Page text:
"Calamity of errors" haunts Clemson defense in second half

by - Staff Writer -
Shaq Lawson's safety put the Tigers up 22-7.
Shaq Lawson's safety put the Tigers up 22-7.

CLEMSON – Clemson’s defense played perhaps its best game in years last weekend against top-ranked Florida State, but Saturday’s home effort against North Carolina was a “calamity of errors”.

Those are the words of defensive coordinator Brent VenablesBrent Venables
Def. Coordinator / Linebackers
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after his unit’s performance in Clemson’s 50-35 victory over the Tar Heels in Death Valley Saturday night.

The Tiger defense had given up just 136 yards and seven points in the first half and seemed to be building on the effort given in Tallahassee but the second half saw a different defense – a defense that had a difficult time stopping even the simplest of plays.

An obviously unhappy Venables told the media after the game that the defense’s performance was night and day from the first half to the second half.

“Obviously, we had a pretty solid first half and then a calamity of errors in the second half,” Venables said. “I thought we lost our focus and our intensity a little bit for whatever reason. They’re good enough that they just worked us. They didn’t even have to work us because we were giving up simple things like boot plays and leverage. We don’t play simple, elementary screen passes – two screen passes. They blocked us. They executed. They kept the pedal down and we just lost that intensity and that focus that it takes to play at a high level when you’re playing a quality opponent.”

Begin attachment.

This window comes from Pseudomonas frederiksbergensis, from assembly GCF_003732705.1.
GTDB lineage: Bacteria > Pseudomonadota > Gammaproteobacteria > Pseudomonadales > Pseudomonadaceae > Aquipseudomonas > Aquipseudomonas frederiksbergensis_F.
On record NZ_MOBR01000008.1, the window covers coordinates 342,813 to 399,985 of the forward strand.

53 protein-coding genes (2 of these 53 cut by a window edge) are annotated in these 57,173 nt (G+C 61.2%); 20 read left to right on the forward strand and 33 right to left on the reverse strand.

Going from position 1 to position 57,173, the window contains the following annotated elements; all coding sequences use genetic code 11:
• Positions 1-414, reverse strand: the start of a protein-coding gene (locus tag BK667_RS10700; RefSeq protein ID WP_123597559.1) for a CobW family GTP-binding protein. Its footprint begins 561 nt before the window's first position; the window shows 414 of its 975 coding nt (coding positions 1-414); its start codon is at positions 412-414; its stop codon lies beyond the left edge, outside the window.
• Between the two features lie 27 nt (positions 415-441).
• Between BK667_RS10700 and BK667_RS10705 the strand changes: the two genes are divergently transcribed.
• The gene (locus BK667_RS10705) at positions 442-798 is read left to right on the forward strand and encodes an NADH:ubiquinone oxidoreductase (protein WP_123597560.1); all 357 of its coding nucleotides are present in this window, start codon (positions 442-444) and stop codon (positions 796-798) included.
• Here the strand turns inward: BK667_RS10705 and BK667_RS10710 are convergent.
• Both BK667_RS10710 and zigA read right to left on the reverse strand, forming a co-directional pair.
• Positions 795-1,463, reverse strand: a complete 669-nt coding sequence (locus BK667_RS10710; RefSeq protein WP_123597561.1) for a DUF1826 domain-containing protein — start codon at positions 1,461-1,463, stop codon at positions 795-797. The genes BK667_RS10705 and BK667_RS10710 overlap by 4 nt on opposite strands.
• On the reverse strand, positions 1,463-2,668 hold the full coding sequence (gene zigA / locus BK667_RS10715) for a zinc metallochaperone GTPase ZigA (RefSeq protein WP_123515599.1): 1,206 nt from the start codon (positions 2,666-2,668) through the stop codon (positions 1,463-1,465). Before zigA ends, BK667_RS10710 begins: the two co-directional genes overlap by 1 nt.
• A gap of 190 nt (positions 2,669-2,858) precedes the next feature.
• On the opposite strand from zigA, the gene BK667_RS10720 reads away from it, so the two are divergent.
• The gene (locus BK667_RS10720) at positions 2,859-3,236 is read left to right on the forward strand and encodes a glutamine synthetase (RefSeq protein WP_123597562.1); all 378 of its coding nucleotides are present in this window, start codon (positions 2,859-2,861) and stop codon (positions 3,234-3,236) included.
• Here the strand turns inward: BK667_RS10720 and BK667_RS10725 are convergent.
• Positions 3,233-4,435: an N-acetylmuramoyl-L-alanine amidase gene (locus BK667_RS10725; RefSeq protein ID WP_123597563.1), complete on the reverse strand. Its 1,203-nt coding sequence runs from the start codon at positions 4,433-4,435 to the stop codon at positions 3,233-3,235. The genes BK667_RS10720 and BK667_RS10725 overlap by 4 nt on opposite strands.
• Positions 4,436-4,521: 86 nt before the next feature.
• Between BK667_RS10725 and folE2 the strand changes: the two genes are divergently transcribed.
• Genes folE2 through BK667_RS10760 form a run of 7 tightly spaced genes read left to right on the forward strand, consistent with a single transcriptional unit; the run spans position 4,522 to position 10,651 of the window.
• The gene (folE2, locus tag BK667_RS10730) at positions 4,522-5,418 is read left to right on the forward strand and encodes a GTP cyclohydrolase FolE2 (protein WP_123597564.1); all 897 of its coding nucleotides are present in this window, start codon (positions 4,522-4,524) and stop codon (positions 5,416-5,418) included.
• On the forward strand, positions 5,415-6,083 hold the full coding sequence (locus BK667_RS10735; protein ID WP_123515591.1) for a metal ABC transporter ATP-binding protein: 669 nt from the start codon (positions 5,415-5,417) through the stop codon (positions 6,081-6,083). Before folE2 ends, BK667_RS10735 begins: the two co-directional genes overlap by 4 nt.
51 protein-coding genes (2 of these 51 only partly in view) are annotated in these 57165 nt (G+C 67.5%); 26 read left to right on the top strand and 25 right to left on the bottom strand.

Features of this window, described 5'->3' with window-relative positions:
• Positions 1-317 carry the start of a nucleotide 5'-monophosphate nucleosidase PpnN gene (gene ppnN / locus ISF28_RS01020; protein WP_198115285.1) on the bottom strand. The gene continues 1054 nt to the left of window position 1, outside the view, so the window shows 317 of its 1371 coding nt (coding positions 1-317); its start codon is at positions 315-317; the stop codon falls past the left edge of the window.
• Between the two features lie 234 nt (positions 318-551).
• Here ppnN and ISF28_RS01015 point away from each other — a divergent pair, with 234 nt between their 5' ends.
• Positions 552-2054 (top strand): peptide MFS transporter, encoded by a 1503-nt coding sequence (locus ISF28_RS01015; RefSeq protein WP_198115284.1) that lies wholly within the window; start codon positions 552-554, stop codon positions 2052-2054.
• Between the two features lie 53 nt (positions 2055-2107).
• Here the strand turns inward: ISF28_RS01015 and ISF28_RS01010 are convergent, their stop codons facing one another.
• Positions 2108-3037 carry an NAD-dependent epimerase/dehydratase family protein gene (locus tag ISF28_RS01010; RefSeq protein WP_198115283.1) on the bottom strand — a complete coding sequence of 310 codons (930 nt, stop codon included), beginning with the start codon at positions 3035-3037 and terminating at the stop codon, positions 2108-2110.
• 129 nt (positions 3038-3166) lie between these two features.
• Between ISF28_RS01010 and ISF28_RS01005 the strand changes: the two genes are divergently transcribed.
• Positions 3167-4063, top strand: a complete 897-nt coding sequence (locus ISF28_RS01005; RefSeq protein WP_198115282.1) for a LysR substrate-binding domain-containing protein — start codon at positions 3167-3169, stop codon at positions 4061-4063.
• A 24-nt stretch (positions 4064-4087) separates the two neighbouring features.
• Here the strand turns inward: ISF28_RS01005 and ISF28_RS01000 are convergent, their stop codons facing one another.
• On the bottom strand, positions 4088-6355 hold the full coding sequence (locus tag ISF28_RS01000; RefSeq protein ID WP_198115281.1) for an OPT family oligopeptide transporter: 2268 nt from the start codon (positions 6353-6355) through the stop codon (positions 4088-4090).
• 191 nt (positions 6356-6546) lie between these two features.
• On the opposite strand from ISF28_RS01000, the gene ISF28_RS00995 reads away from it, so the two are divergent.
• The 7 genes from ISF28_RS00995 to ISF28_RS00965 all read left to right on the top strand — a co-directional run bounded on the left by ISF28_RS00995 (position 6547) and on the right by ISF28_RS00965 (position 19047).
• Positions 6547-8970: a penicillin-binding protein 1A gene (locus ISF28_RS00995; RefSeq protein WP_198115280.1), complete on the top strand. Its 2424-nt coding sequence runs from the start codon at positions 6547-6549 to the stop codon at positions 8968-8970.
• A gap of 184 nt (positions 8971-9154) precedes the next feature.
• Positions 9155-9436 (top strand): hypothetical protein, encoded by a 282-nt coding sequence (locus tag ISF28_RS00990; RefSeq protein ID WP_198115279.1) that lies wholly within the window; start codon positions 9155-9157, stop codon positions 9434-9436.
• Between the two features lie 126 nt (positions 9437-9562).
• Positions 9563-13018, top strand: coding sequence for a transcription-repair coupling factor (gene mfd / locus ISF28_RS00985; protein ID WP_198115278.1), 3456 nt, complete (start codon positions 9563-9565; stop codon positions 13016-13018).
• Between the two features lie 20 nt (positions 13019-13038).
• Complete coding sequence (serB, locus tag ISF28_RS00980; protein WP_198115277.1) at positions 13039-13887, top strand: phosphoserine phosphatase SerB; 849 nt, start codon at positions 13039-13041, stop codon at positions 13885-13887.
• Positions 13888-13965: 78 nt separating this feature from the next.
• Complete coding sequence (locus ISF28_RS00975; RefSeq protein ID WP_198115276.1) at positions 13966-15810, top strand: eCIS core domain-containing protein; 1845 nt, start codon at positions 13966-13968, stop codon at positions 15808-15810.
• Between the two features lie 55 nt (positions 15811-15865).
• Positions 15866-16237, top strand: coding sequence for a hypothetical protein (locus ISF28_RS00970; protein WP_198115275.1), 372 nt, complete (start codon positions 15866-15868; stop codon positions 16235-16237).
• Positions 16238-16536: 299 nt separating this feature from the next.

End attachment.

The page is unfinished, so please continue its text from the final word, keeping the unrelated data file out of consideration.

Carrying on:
The second half saw the defense give up 28 points and 342 yards – 258 yards through the air – and Venables said that it was fundamental and technique breakdowns on plays that the Tigers repeatedly stopped against the Seminoles.

“There were issue with pass defense,” Venables said. “The jailbreak screen got us on two of them. Then they ran a boot that went for 75 yards. I don’t know what the other one was. You’ve got a flat defender who doesn’t take the 260-pound guy in the flat so the safety grabs him. We probably saw 10 boots last week against Florida State and stoned every one of them. Why does that happen? Obviously we did a poor job of getting our guys to execute on some basic, fundamental things. We didn’t practice very well this week either. Some of the bad habits may creep back up.”

Venables said that everyone – coaches and players alike – are accountable for their actions.

“It’s humbling and it stinks and it’s awful but we all have ownership,” Venables said. “I can tell you what happened on every one of them. All of the different calls, different issues and different guys. “

And, he must grow his defense up and teach them to play with the same effort from play to play, quarter to quarter and game to game.

“They’re on two different planets,” Venables said. “It’s unfortunate. I thought we had matured beyond that but it’s not all them. We’ve got to do a better job of getting them understand what we want and how to defend certain things. I didn’t think we played with the same kind of passion, intensity and focus that we need to finish the game and play a good, strong fourth quarter. We gave up 28 points in the second half. And 21 one of them were just bad football.”

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